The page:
Though the British had been to India for nearly 300 years, they neither forsook their custom of using spoon and fork, wearing pants, ties, suits and shirts nor their language- English. Instead, they tried to impart what they had to us. Similarly, when the foreign missionaries came to Kerala, they tried to impose their language and liturgy, and our ancestors imbibed it without any hesitation.
The Malayalees have now become a cosmopolitan community who prove their competency and proficiency in every field they belong to including learning various languages like, Hindi, Arabic, and English so on and so forth. Why then we should marginalize our cultural heritage especially our mother tongue, Malayalam, when we are expatriates? Why can't we take a little pain in imparting our children the cultural values and vernacular language of ours? I fear this is one of the reasons for our youngsters who are being brought up abroad, are least interested in attending our Sunday Worships and are reluctant to come back to India even for a vacation.
The peculiarity of Indians is that they give values to the family relationship which has great appreciation among the foreigners. But the present generation do not care about this that much. If things go like this, I fear the modern trend would axe the very roots of our social fabric.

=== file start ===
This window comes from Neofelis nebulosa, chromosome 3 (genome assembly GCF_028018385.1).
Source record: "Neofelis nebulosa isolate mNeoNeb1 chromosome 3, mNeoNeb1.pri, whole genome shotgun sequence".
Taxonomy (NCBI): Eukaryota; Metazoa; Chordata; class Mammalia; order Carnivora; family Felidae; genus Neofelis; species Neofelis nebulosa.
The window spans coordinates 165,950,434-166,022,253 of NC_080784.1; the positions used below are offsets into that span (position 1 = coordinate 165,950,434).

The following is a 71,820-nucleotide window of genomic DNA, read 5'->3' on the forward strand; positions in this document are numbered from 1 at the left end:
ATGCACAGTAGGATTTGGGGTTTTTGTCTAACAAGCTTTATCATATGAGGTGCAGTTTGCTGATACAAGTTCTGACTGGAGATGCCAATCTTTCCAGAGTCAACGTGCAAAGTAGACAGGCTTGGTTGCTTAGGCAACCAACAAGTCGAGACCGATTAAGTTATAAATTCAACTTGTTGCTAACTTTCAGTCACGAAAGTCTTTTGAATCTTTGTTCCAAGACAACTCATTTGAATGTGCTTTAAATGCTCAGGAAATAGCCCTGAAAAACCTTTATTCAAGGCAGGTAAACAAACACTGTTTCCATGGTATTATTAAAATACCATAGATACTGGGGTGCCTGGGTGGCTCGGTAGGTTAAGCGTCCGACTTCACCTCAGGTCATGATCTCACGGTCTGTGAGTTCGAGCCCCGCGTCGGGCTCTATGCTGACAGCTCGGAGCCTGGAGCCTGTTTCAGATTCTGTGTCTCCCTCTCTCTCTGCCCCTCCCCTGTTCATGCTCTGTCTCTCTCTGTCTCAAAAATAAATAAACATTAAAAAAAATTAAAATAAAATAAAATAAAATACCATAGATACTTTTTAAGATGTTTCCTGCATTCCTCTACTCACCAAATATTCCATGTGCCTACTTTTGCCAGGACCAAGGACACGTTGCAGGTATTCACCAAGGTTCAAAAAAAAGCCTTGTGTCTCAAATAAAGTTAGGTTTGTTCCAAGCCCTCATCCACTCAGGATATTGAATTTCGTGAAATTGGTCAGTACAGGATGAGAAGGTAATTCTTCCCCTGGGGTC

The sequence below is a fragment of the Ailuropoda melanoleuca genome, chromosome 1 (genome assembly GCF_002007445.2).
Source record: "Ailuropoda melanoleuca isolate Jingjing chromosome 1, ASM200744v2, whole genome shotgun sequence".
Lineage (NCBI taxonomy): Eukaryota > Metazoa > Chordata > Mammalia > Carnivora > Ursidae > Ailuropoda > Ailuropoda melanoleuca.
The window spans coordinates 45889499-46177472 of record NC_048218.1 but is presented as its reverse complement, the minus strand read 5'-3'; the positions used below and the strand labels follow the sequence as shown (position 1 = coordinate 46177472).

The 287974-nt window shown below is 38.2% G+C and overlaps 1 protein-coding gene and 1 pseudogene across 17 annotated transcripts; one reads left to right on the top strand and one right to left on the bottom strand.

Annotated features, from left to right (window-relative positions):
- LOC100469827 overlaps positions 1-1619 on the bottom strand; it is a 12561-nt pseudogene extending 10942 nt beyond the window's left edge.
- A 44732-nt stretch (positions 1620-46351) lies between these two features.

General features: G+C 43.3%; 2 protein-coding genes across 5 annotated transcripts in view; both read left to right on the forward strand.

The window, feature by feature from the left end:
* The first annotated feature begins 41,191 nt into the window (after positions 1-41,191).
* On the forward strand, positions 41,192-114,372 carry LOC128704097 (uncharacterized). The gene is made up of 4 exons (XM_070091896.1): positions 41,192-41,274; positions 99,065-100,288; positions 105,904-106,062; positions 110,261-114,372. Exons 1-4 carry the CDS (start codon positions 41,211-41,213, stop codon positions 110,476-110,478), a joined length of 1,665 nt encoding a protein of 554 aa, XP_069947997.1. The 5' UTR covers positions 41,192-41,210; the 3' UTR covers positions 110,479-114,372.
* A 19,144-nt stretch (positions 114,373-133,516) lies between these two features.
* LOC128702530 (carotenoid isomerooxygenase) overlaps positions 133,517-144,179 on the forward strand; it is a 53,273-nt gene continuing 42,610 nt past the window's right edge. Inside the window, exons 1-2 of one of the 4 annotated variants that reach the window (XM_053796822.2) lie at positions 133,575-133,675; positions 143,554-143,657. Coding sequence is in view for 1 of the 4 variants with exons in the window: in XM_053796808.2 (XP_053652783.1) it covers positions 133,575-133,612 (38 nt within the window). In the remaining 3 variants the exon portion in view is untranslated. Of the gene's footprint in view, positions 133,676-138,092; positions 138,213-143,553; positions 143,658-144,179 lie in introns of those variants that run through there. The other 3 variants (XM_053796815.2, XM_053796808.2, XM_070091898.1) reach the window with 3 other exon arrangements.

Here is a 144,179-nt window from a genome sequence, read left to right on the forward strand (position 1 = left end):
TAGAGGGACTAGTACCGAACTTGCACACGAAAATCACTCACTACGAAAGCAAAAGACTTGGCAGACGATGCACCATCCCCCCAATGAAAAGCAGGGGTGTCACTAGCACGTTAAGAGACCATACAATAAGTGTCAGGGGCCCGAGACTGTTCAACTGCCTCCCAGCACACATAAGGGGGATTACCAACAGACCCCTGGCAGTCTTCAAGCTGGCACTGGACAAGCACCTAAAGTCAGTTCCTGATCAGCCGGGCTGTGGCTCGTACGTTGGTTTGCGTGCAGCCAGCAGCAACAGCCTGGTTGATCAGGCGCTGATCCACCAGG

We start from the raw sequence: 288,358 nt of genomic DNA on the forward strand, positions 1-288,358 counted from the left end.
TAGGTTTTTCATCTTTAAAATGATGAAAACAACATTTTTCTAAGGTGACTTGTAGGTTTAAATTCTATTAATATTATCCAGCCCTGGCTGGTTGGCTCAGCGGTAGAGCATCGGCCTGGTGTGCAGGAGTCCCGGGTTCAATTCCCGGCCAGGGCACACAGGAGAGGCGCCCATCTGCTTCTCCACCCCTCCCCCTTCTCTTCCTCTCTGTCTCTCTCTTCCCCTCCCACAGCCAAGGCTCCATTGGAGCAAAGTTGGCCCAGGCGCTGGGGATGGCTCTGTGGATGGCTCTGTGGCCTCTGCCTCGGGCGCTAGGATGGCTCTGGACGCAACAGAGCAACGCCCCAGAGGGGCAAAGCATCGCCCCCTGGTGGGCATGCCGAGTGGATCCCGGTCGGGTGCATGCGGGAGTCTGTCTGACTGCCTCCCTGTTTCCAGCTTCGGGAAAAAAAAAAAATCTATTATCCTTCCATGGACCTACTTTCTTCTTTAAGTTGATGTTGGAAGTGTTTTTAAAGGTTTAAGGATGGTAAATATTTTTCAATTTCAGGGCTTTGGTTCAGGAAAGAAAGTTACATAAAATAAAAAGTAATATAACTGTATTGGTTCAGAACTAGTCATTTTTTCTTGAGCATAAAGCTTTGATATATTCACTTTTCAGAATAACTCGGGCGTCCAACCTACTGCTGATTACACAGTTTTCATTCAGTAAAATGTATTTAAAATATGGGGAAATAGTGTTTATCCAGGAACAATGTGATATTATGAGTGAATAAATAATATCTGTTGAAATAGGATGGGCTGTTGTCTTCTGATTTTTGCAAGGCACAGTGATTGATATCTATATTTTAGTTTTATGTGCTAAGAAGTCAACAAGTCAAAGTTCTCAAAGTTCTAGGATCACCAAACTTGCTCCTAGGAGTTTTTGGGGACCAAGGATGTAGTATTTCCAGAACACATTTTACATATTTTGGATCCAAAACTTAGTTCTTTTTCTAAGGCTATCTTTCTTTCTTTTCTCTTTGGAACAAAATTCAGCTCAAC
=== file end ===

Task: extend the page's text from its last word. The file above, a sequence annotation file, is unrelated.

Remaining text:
Communication barrier is the main problem. I suggest that the parents should encourage our kids to learn our mother tongue so that eventually they will be able to handle Malayalam with much ease. This will help them acquire knowledge in yet another language in addition to what they learn in their schools and to avoid use of transliteration during Holy Qurbana. We can rely on the famous axiom, "Where there is a will, there is a way".
Blindly following the western life style, our youngsters too prefer to go to church very rarely for Sunday worship and the modern trend of working even on Lord's Day (Sunday) has posed great threat for the future of the church. We have to salvage our young generation from further perish.
"Let the little children come to me; and do not hinder them, for the Kingdom of God belongs to such as these" (Mark10:14). Bringing our children to Him has been what our Lord Jesus Christ wanted and still wants from us all. It is God's will that the children must be brought to the feet of Our Lord for blessings. Denying the basics of one's mother tongue and the doctrines of one's mother church to a budding person is same as denying the breast milk to the new born babies.
Orthodox Church is the only one where infants are privileged to receive the holy sacraments like Baptism and Holy Communion whereby they receive the Lord Jesus Christ. Let the orthodoxy thrive in the soil of the God's own country and let it ramify to the four corners of the earth.
May I conclude this with the words of Malayalam poet Vallathol:
"If heard of Bharat, must our hearts be proud of
And if of Kerala, must the blood boil in our veins".
General Interest | Church Fathers | Faith | History | Inspirational | Sermons | Library - Home | Baselios Church Home
A service of St. Basil's Syriac Orthodox Church, Ohio
Copyright © 2009-2018 - ICBS Group. All Rights Reserved. Disclaimer
Website designed, built, and hosted by International Cyber Business Services, Inc., Hudson, Ohio